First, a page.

A locus is a set of points, in geometry, which satisfies a given condition or situation for a shape or a figure. The plural of the locus is loci. The area of the loci is called the region. The word locus is derived from the word location. Before the 20th century, geometric shapes were considered as an entity or place where points can be located or can be moved. But in modern Maths, the entities are considered as the set of points that satisfy the given condition. In this article, let us learn the definition of locus, different locus theorems, and examples with a complete explanation.
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In Mathematics, a locus is a curve or other shape made by all the points satisfying a particular equation of the relation between the coordinates, or by a point, line, or moving surface. All the shapes such as circle, ellipse, parabola, hyperbola, etc. are defined by the locus as a set of points.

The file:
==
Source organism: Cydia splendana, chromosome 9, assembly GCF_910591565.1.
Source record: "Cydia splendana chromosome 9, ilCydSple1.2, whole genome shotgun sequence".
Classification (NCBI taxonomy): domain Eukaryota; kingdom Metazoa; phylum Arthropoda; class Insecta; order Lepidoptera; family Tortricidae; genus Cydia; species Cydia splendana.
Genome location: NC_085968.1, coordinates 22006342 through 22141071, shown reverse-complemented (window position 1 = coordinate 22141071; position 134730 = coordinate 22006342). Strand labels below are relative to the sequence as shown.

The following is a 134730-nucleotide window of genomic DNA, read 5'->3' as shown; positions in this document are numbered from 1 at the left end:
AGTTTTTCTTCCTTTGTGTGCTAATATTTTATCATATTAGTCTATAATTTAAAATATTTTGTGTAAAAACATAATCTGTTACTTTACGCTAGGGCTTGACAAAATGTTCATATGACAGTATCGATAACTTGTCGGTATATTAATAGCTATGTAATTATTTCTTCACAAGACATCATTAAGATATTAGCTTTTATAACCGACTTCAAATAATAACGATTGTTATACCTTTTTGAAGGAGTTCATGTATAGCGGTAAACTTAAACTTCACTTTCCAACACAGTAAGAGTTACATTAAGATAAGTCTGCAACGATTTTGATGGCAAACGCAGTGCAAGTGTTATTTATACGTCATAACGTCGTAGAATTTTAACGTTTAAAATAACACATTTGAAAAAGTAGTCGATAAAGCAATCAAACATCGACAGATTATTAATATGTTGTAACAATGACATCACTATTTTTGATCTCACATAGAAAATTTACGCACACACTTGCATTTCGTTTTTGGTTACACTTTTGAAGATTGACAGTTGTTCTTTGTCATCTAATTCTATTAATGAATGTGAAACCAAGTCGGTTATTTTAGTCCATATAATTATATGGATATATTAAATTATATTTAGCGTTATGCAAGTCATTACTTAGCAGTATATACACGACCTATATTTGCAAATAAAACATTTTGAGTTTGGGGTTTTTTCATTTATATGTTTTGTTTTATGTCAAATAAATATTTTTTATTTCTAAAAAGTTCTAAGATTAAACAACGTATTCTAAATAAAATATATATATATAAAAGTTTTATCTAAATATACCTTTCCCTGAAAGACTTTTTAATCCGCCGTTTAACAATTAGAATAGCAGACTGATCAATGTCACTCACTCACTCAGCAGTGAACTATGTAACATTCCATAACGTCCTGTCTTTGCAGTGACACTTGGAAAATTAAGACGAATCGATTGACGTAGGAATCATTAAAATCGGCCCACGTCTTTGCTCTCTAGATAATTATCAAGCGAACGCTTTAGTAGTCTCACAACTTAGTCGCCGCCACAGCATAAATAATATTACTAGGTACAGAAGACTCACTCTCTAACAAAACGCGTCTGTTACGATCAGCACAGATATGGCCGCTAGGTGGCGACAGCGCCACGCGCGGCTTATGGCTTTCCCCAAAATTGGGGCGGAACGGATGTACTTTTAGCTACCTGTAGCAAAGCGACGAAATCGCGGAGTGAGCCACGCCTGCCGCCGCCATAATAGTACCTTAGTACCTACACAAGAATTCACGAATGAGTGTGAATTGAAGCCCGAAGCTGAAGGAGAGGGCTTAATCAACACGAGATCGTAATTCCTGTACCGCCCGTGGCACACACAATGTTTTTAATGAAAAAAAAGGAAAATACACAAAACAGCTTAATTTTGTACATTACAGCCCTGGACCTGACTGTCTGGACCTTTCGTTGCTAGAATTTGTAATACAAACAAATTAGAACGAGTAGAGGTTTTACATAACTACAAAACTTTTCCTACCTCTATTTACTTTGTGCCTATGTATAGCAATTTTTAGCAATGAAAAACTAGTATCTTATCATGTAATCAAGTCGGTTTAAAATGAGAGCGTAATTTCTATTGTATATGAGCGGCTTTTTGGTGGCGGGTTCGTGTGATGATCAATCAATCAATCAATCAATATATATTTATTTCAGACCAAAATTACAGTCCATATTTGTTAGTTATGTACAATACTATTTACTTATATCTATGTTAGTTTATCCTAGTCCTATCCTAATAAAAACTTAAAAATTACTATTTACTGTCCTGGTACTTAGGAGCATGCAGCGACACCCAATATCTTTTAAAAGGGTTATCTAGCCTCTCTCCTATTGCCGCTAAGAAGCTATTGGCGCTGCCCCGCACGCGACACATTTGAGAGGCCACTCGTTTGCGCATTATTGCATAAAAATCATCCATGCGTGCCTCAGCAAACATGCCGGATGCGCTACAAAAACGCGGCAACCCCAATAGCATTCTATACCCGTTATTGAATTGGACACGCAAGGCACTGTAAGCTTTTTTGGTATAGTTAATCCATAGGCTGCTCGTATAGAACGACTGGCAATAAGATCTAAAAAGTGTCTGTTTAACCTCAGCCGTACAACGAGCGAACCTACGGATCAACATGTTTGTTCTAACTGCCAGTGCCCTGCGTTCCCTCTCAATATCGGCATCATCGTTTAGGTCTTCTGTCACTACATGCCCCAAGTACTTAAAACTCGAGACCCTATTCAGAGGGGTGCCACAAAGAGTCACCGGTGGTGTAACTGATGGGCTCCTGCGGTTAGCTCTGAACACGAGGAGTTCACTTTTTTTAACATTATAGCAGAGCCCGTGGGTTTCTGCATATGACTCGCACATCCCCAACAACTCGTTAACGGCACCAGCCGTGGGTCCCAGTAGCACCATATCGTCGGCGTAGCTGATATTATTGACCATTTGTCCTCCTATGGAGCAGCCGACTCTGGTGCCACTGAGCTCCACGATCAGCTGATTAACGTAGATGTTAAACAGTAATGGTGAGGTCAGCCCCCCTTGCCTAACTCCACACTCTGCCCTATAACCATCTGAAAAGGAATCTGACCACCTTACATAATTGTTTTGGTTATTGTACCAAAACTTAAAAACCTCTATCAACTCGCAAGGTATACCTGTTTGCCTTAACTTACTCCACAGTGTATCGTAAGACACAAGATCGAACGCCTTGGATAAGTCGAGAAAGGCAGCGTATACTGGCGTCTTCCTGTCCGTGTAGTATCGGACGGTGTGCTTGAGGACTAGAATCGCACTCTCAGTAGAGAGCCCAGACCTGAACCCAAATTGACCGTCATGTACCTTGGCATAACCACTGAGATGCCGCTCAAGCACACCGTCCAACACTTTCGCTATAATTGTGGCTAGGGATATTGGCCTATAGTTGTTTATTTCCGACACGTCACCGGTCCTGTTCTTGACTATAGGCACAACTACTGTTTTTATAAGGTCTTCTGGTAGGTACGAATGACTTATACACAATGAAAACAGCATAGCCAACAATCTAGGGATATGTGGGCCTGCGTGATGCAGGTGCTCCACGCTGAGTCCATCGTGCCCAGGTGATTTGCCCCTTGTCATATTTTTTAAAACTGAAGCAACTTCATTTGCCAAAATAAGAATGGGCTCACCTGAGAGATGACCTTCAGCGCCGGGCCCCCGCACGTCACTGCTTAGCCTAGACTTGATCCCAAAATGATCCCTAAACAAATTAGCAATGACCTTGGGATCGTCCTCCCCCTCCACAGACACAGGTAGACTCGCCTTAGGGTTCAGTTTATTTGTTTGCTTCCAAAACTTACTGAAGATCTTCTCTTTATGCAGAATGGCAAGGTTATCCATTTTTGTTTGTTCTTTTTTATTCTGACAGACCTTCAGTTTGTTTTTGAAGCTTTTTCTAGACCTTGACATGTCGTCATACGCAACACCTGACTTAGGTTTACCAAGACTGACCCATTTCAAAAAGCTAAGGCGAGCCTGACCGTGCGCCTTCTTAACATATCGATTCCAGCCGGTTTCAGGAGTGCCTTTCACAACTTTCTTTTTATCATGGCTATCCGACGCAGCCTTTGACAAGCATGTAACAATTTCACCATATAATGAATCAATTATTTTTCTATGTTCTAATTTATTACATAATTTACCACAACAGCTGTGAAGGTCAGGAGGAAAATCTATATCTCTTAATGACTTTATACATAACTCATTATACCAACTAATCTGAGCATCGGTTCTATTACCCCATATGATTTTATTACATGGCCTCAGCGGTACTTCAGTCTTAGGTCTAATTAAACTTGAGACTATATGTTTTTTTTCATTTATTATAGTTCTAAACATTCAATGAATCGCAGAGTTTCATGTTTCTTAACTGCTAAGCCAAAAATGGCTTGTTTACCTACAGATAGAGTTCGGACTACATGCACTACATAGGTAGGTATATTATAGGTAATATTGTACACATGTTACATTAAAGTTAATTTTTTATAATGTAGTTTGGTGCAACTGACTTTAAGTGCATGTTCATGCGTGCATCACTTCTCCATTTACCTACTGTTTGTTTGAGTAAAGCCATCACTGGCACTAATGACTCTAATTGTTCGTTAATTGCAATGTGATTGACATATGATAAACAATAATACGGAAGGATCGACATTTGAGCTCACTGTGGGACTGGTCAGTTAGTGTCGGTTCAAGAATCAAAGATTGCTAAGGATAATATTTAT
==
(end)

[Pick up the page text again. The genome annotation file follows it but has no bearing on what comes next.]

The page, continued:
In real-life you must have heard about the word ‘location’. The word location is derived from the word locus itself. Locus defines the position of something. When an object is situated somewhere, or something happened at a place, is described by locus. For example, the area has become a locus of opposition to the government.
What is Locus?
A locus is a set of all the points whose position is defined by certain conditions. For example, a range of the Southwest that has been the locus of a number of Independence movements. Here, the locus is defining as the centre of any location.